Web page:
The Power of Prison Ministry

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This following well written article by Attorney Jason W. Swindle Sr. and was originally posted on the blog at the Swindle Law Group. It highlights the power of prison ministry and how that the Word of God has a positive impact on many inmates. I recently did a podcast with Jason Swindle which will be shared next week on this website as well as on Itunes, Stitcher Radio, and Soundcloud at “Detention to Redemption.

Over the years, I have noticed a number of organizations going into jails and prisons for various reasons. One of the most important and powerful groups is the variety of prison ministries who take the message of Christ to inmates.

These groups of selfless believers represent many types of denominations and faiths. I am most familiar with the Christian groups who bring the Word to local jails and prisons in the west Georgia area. Most of the men and women who do this service work do not want to be mentioned or given any recognition. They provide ministry to inmates because Jesus advocated this type action.

Over 2000 years ago, before Jesus commissioned all of His disciples to make disciples of all nations, he commissioned a number of John the Baptist’s followers to carry on a prison ministry to their teacher. They were to answer the question whether Jesus was the Promised One or whether they should expect someone else.

With the commission went the message: “Go back and report to John what you have seen and heard: The blind receive sight, the lame walk, those who have leprosy are cured, the deaf hear, the dead are raised, and the good news is preached to the poor. Blessed is the man who does not fall away on account of me (Luke 7:18-23).” In that message there was, and is, also “freedom for the prisoners (Luke 4:18).” Jesus is the Son of God.

While most prison ministries are conducted by Christians who are not incarcerated, the Bible speaks of the importance of ministry within the walls of confinement.

Perhaps the most well-known prison ministry conducted by a prisoner was that of the Paul. Paul, who wrote most of the New Testament, was imprisoned and under a sentence of death. Notwithstanding his situation, he was filled with the Holy Spirit, ministered to other inmates and guards, and wrote some of the most important letters in the Bible.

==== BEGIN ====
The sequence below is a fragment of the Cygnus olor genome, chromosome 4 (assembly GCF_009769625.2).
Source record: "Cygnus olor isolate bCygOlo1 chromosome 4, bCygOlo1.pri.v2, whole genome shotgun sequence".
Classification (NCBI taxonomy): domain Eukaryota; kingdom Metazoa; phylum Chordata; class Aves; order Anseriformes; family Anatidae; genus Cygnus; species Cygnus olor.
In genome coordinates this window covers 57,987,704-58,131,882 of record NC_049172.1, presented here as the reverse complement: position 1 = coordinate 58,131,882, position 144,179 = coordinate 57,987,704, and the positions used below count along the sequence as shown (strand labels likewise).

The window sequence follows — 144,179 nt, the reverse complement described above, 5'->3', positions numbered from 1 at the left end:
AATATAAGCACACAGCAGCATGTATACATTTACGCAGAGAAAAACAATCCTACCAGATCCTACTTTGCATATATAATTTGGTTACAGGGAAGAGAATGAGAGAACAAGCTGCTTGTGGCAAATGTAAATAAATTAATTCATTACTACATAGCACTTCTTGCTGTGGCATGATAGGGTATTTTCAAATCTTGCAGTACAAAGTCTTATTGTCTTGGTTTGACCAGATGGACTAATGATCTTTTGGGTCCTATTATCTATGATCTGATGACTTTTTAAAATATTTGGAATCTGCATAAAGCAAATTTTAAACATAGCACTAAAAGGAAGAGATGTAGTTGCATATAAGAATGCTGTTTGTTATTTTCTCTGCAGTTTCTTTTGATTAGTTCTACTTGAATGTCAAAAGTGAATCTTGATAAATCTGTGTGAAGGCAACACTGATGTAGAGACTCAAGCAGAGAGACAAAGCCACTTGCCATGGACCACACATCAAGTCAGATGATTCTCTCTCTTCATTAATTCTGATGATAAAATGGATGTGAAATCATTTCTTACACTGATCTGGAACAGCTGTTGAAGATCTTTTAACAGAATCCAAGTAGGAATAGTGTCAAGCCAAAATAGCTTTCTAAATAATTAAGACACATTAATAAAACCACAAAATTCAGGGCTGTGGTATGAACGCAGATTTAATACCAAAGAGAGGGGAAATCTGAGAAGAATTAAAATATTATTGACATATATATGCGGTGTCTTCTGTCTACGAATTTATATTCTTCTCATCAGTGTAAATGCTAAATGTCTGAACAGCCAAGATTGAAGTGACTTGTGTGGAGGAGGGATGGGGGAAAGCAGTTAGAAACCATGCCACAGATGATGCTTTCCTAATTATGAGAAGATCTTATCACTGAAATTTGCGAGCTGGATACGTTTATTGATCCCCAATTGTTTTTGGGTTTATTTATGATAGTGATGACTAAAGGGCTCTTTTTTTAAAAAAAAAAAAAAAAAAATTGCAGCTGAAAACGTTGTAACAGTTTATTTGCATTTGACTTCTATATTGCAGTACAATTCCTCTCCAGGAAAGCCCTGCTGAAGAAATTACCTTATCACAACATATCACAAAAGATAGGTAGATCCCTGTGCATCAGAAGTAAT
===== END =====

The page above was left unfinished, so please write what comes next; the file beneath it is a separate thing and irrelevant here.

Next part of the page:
Acts 16:25 records a prison ministry carried on by prisoners: “About midnight Paul and
Silas were praying and singing hymns to God, and the other prisoners were listening to them.”

That event in Philippi also marked the first occasion, but not the last, when a prison official was also converted by the gospel preached in prison: “He and all his family were baptized…. He was filled with joy because he had come to believe in God—he and his whole family (Acts 16:33).”

Based on my experience, I have also seen many inmates “find God” while they are incarcerated. Some of these people used religion or perceived spirituality as a vehicle to try to get out of jail or receive a lighter sentence. These folks are easily identified by most judges and prosecutors. The fake “finding religion” does not work very well when planning a way to responsibly handle a criminal case.

However, the Word of God does have a positive impact on many prisoners and inmates who receive the Word in a genuine way. Oftentimes, a trip to the county jail is the first time a person has ever heard or read the Bible.
While it would be impossible to determine a prison ministry’s impact on the rate of recidivism, I can personally testify that I have seen many of my clients change their lives for the better by receiving Jesus Christ as their Savior. Prison ministry does help individuals and society as a whole.

Lastly, I just want to thank those folks who spoke to me about their work with prison ministries. Your work may go unnoticed in society. However, you are fulfilling one of the great commissions of Jesus Christ.

God Bless.

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